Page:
Table 2: Soil properties.
There were no Atterberg limits presented in the soils report however a value of >40 for plasticity index (PI) has been reported for volcanic ash found in the Taranaki region (Wesley, 1992).
Soils derived from andesitic ash from Mt Taranaki typically have a pH of between 5.5 to 6.0.
The requirement for this site was to build a wall over an existing stormwater culvert having a retained height of up to 3.5m and a face angle of 84o from the horizontal. The wall formed an access ramp to the site to support the mail centre B-train truck traffic which was modelled as a 16kN/m2 temporary live load.
The design incorporated Tensar SR55 geogrids located at 400mm vertical spacing for the first metre increasing to 600mm vertical spacing for the remained of the wall (Figure 1). Each geogrid was wrapped around a 100 SED Grade 1 pole and connected back onto itself using an approved bodkin. This ensured that the full strength of the geogrid could be realised at the timber pole face.
150mm M/4 base
100mm SE40 sub-base
200mm granular drainage
2m dia Class Y stormwater culvert
Timber pole facing from Taranaki ash
Figure 1: Typical section over culvert
The properties of Tensar SR55 used in the design of the reinforced soil are detailed in Table 3.
Table 3: Properties of Tensar SR55
|Minimum carbon black content
|Quality control strength Tult
|Characteristic strength *
* in-soil temperature 20oC
Construction of the reinforced soil timber walls took place in January 1995.
Product exhumation and testing
In February 2019 part of the timber wall was deconstructed as the site was being developed into a two-storey commercial building and no longer required truck access that the reinforced soil wall formed part of. Samples of geogrid were removed from the 2.0m high wall section and sent to the manufacturer, Tensar International in the United Kingdom for testing.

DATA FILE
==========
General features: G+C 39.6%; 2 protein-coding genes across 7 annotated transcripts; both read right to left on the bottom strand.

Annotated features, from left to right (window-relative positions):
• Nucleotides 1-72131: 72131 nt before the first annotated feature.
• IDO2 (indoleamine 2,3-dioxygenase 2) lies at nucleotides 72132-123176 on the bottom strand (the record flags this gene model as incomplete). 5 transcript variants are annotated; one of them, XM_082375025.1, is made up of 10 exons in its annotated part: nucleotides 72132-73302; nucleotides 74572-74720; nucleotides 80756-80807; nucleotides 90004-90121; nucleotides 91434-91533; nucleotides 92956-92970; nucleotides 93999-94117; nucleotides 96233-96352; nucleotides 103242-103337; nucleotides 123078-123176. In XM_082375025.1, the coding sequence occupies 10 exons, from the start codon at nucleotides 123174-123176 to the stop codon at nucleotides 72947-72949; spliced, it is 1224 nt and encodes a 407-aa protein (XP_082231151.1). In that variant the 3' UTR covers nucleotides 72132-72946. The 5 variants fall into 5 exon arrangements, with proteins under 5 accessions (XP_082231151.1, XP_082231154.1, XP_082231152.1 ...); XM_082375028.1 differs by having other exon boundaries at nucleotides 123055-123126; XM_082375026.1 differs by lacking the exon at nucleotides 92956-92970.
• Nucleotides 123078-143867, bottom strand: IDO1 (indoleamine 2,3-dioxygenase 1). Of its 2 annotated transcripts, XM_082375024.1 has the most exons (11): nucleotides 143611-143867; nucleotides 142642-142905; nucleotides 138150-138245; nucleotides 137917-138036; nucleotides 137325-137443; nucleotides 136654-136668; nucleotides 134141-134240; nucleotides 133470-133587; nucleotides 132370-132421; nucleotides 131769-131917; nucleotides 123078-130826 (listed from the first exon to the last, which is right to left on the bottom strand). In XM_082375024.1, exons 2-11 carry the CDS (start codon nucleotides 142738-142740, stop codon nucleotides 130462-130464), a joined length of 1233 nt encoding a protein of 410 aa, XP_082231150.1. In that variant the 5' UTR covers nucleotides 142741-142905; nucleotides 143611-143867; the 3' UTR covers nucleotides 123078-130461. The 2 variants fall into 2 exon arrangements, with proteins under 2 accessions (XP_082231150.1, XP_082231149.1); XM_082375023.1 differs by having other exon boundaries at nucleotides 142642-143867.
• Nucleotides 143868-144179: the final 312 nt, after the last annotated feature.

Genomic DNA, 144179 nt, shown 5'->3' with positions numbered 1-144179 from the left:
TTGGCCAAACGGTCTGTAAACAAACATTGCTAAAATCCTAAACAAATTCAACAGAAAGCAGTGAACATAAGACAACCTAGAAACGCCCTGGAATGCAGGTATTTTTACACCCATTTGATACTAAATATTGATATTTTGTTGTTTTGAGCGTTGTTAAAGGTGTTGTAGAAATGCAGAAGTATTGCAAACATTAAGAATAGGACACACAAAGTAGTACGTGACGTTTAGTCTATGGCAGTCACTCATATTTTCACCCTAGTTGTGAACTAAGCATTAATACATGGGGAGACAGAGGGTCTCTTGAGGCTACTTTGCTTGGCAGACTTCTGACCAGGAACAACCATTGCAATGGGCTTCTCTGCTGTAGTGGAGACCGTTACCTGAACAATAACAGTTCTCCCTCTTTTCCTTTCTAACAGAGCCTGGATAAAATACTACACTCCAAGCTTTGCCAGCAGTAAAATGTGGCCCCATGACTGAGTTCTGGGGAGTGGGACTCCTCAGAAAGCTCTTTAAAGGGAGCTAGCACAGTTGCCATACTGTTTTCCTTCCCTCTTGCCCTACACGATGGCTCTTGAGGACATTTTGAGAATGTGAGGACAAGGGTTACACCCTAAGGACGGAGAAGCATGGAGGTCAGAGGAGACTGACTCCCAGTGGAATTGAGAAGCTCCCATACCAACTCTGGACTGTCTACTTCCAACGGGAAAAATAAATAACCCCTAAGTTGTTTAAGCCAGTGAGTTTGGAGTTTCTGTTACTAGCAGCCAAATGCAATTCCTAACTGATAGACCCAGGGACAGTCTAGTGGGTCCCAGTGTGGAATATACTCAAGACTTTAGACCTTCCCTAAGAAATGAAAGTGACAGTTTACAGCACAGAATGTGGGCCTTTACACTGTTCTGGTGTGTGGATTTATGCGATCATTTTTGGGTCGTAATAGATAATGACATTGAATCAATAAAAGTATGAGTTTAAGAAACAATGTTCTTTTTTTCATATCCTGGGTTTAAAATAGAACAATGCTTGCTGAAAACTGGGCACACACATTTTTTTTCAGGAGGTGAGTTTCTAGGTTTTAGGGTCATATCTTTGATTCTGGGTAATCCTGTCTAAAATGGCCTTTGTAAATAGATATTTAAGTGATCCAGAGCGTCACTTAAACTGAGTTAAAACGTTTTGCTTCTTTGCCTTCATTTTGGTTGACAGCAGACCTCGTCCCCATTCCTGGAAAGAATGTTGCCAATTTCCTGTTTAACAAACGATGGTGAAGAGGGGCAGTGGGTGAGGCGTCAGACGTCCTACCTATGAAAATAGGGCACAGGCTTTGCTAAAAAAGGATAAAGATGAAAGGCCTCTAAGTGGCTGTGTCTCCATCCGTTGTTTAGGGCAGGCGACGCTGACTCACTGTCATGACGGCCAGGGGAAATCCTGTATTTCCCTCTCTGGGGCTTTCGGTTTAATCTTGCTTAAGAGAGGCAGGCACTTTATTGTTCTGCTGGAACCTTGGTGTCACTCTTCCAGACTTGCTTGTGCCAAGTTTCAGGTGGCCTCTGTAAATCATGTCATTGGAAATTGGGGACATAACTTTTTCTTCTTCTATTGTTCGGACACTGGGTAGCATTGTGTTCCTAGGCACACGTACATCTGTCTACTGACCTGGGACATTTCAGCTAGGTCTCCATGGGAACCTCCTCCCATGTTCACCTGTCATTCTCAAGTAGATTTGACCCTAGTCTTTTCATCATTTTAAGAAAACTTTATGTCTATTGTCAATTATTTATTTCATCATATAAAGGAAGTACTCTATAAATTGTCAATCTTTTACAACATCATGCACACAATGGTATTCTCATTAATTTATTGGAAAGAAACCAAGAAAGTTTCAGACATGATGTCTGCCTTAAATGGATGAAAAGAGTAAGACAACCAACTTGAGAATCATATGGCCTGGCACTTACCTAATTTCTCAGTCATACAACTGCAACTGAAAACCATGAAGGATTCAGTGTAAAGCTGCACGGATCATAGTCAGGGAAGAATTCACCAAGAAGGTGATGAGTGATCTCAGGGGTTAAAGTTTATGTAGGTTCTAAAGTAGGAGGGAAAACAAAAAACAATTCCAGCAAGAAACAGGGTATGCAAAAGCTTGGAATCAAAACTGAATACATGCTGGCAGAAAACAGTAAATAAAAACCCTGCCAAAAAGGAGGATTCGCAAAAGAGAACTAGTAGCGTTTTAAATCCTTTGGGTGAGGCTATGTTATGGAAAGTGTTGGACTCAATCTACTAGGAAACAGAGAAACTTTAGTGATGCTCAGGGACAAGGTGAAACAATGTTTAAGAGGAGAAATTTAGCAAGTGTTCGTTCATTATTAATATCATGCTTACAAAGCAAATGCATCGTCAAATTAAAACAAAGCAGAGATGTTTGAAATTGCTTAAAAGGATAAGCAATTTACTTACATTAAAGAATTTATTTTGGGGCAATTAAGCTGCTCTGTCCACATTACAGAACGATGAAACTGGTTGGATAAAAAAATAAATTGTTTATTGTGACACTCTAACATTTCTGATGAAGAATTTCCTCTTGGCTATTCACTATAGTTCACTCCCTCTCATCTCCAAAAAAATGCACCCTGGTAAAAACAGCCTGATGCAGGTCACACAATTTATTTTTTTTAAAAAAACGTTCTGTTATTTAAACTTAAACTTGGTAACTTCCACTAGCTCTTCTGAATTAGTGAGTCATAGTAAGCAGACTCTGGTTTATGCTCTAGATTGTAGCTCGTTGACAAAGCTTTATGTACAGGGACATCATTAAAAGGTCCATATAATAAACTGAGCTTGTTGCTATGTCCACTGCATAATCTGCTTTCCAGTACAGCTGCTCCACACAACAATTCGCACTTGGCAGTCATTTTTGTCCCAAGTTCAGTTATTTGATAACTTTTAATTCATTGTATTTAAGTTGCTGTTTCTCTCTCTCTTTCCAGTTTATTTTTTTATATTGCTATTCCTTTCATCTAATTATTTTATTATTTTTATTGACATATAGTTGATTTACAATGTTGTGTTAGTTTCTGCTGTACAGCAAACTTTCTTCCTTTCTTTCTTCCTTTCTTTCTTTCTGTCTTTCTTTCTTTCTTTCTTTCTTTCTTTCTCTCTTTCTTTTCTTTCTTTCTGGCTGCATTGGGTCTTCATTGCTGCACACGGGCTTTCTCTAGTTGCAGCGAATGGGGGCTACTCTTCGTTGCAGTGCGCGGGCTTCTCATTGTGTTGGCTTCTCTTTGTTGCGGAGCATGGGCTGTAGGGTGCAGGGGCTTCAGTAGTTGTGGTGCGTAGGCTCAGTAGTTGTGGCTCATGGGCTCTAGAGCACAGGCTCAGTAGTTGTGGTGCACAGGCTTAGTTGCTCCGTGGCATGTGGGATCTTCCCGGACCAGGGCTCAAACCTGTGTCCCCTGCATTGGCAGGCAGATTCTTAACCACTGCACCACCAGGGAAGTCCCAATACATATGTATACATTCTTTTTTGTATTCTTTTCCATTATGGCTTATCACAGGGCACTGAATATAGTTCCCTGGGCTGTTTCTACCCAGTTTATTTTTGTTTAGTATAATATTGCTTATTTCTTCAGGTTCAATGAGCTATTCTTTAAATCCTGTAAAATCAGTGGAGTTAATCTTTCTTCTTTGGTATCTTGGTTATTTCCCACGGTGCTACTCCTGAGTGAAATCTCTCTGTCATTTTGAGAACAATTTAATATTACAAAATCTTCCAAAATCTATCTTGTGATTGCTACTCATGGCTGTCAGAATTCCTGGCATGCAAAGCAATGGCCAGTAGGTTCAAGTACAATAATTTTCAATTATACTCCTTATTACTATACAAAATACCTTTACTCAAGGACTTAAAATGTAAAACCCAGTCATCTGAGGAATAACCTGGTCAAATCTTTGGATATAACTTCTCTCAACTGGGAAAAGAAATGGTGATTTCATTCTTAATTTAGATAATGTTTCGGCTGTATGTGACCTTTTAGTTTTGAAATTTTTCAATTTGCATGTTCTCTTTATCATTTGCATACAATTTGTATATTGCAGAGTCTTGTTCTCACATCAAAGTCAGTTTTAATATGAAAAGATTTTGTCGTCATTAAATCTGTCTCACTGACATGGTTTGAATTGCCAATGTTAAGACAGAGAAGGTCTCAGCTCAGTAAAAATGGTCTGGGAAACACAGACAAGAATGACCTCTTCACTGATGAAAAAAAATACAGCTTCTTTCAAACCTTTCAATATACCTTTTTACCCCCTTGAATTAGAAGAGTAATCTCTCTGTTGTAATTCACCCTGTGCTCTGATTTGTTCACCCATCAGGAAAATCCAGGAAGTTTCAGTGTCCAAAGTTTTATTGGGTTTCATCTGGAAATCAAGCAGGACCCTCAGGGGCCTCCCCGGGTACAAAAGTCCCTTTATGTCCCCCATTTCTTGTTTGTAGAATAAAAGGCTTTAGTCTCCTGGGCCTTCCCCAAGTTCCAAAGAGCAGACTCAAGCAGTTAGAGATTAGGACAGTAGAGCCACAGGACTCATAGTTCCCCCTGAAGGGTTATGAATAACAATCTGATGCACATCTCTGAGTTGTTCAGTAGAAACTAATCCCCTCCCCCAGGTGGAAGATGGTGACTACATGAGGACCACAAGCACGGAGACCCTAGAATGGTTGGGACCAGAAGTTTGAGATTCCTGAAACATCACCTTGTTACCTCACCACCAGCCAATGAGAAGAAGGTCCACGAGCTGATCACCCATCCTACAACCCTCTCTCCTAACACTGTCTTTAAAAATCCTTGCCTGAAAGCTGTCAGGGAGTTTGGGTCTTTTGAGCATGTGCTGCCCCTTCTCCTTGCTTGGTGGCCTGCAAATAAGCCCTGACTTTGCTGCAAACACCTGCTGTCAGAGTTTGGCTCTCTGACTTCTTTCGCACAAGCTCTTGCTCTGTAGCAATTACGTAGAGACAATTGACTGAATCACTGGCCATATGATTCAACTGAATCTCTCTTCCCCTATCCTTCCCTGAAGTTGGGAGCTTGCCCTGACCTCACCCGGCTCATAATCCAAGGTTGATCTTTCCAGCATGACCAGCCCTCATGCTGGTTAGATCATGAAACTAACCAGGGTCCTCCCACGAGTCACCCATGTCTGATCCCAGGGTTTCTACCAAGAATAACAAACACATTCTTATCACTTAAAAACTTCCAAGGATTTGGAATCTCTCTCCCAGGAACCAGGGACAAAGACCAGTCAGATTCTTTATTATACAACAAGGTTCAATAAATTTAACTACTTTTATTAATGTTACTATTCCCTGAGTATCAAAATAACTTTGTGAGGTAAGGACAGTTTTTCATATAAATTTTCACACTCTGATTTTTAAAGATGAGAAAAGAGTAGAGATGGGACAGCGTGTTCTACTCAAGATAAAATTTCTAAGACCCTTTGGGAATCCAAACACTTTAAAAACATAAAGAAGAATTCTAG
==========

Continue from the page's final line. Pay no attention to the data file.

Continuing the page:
The recovered samples were of insufficient size to carry out a full set of wide-width tensile tests, so that single-rib tensile tests on five specimens (Figure 4) were carried out at a strain rate of 20%/minute (64mm/minute) which is the rate of extension required in the current standard ISO 10319:2015. Further testing was carried out on ten single-rib specimens at an extension rate of 100mm/minute (31%/minute) which was the test procedure used for quality control testing of Tensar SR55 at the time of development and manufacture, before the current test methods had been developed.
The results of testing the recovered samples of Tensar SR55 following the both the current standard and the original procedure are presented in Figures 2 and 3 and are summarised in Table 4.
Table 4: Results of tensile testing at a strain rate of 20%/minute and 100mm/minute
20% per minute
|Exhumed Sample 100mm per minute
|Strength @ Maximum Load (kN/m)*
|Strength @ 2% strain (kN/m)
|Strength @ 5% strain (kN/m)
* The samples and tests were conditioned and carried out at 20oC which is the normal standard used for quality control testing.
Figure 2: Single rib load strain test results for strain rate of 64mm/minute